Box Office Flashback: November 12, 1993

Written by Box Office Flashback, Film

As the latest round of would-be blockbusters lines up at a theater near you, Popdose looks back at the box office totals of yesteryear. This week we revisit the top ten films of November 12, 1993!

10. Rudy
During the 15 years or so between Goonies and Lord of the Rings, Sean Astin had a little time on his hands, most of which was blown on junk like Encino Man and Toy Soldiers. But every once in awhile, a decent script floated Astin’s way — for example, 1989’s underrated Staying Together, small parts in Bulworth and Courage Under Fire, and Rudy, the cult classic based on the story of Notre Dame underdog hero Daniel Ruettiger. Rudy grossed a paltry $22 million during its theatrical run, but it’s a Brian’s Song-sized favorite among the ESPN crowd, and you can see its influence in the spate of Disneyfied true sports dramas (The Rookie, Invincible, Remember the Titans, The Blind Side) that audiences can’t seem to get enough of.

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9. The Remains of the Day
If you love movies about sad British people who live on huge estates and don’t talk about their feelings, you’re a Merchant Ivory kind of person, and the late ’80s and early ’90s were a great time for you at the box office. The Remains of the Day, starring Anthony Hopkins and Emma Thompson as British people who don’t talk about their feelings, was nominated for eight Academy Awards, including Best Movie That Enables You to Feel Superior to Anyone Who Saw Robocop 3.

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8. Robocop 3
A brilliant case study in how not to maintain a franchise, Robocop 3 was a pallid PG-13 retread of the R-rated original and its inferior sequel, starring a different guy as the title character, and filmed for a studio so broke it went out of business before the movie could be released, leaving it to rot in a vault for a year before being crapped out for an indifferent public. All the most interesting things about Robocop 3 happened behind the scenes, from studio drama to thwarted Robocop 2 writer Frank Miller somehow being lured back for another go at the sequel, only to see his screenplay shredded again. One can only imagine the possible reasons why Nancy Allen agreed to return for this abomination. Perhaps her family was being held at gunpoint?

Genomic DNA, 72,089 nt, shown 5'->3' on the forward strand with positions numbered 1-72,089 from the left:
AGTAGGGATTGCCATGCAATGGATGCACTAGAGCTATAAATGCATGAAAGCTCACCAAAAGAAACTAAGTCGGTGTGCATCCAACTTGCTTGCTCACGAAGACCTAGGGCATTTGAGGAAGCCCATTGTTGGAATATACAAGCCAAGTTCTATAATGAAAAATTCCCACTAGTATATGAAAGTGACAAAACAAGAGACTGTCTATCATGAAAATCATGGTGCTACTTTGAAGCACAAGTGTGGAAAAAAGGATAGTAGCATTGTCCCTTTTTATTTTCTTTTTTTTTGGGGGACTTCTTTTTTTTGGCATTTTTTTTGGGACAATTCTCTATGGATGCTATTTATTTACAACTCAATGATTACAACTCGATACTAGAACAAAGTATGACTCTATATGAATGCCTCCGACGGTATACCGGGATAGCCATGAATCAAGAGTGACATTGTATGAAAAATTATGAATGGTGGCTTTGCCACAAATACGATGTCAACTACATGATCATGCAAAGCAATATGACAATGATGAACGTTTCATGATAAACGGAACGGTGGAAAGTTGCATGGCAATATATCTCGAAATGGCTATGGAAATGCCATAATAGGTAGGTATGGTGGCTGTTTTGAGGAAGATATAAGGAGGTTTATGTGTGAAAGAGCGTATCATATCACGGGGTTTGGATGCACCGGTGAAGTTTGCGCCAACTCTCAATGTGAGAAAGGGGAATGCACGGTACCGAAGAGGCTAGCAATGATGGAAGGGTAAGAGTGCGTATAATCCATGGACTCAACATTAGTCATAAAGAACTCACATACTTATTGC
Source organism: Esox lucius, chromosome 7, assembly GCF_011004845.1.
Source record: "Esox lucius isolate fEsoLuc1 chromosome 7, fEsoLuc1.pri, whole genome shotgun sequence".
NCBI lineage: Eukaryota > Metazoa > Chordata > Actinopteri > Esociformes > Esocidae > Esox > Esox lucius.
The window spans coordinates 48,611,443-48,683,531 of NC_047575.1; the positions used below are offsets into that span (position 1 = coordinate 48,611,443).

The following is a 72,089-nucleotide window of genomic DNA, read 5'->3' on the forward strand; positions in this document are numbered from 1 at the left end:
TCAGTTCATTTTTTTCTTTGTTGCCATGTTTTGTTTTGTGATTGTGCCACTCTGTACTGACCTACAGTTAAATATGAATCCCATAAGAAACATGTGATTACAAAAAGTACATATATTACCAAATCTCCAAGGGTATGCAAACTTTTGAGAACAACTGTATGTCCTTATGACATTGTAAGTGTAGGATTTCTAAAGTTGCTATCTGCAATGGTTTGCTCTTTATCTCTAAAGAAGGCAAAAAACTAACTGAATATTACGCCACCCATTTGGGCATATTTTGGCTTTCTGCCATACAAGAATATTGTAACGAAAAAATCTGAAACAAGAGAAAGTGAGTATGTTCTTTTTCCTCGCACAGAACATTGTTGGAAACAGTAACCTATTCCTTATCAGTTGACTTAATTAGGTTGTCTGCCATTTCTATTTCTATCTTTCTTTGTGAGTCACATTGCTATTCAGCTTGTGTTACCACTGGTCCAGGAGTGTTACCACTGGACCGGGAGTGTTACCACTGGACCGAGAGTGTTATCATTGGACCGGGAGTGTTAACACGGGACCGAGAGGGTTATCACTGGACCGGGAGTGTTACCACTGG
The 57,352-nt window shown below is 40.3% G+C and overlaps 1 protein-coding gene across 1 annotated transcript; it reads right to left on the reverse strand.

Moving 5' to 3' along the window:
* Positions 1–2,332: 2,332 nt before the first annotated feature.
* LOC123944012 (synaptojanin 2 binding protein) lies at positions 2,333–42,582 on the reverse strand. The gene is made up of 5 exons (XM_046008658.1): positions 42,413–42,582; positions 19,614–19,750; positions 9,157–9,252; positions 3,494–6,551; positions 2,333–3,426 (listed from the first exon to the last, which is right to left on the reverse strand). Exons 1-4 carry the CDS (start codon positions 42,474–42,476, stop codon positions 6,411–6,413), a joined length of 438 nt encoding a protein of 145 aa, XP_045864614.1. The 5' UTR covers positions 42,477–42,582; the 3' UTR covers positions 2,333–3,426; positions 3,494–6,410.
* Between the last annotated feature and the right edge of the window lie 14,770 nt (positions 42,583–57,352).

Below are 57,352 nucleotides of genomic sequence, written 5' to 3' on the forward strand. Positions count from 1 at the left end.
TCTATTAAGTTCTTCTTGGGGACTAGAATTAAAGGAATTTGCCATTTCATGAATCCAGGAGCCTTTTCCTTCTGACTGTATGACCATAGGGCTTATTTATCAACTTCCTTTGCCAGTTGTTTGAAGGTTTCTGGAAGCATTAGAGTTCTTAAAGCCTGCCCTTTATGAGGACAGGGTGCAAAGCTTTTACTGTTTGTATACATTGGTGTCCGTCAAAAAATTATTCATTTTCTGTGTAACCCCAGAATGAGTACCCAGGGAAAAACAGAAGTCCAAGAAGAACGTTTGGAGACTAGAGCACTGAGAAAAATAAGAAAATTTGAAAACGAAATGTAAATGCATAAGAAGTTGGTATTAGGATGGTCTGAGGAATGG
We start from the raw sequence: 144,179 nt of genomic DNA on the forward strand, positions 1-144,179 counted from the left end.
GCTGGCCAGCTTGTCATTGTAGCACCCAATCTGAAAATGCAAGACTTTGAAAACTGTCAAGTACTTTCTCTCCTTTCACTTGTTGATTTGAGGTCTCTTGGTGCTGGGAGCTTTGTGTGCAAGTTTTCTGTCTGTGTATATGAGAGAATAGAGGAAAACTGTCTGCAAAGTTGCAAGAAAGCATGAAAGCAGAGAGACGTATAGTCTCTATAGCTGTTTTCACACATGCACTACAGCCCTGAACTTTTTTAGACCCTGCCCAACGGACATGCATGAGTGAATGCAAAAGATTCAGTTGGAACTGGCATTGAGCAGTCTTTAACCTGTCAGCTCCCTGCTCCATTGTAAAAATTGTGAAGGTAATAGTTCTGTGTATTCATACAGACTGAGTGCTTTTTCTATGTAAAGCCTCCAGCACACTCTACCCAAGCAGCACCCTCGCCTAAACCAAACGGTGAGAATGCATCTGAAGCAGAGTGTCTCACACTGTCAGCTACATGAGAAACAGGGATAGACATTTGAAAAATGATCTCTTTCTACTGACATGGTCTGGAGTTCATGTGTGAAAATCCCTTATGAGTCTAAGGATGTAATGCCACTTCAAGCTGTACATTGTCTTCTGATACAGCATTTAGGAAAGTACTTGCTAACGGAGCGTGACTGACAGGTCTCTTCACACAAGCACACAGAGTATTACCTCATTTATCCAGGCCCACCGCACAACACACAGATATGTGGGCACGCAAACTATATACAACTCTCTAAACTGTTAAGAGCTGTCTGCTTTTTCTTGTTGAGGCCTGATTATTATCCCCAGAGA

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7. Look Who’s Talking Now
The second needless Part 3 of the week, Look Who’s Talking Now swapped out one lowest common denominator premise (talking babies is cute!) for an even lower one (talking dogs is cutezer!). Bruce Willis and Roseanne Barr had too much dignity to return for another Talking sequel, so the filmmakers threw some money at Danny DeVito and Diane Keaton. John Travolta, still a couple of years away from Pulp Fiction, was presumably signing contracts without looking at them, while Kirstie Alley probably signed on for this while she was still drunk from the Cheers finale afterparty. No one watched it then, and you don’t need to see it now.

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6. The Beverly Hillbillies
It’s Jim Varney Week at Box Office Flashback! Not only was the rubber-faced thespian starring as Jed Clampett in Penelope Spheeris’ ill-advised follow-up to Wayne’s World, he also returned to theaters with Ernest Rides Again. What’s that, you say? You thought the fifth Ernest movie went straight to video? Well, almost — it debuted in sixteenth place this week, averaging roughly $900 on more than 1,100 screens, and making The Beverly Hillbillies‘ disappointing gross seem positively robust in comparison. All things being equal, I’ll take any Ernest movie over the sniggering, cornpone Hillbillies, which wastes a talented cast (and Erika Eleniak) on 93 minutes of non-stop non-comedy.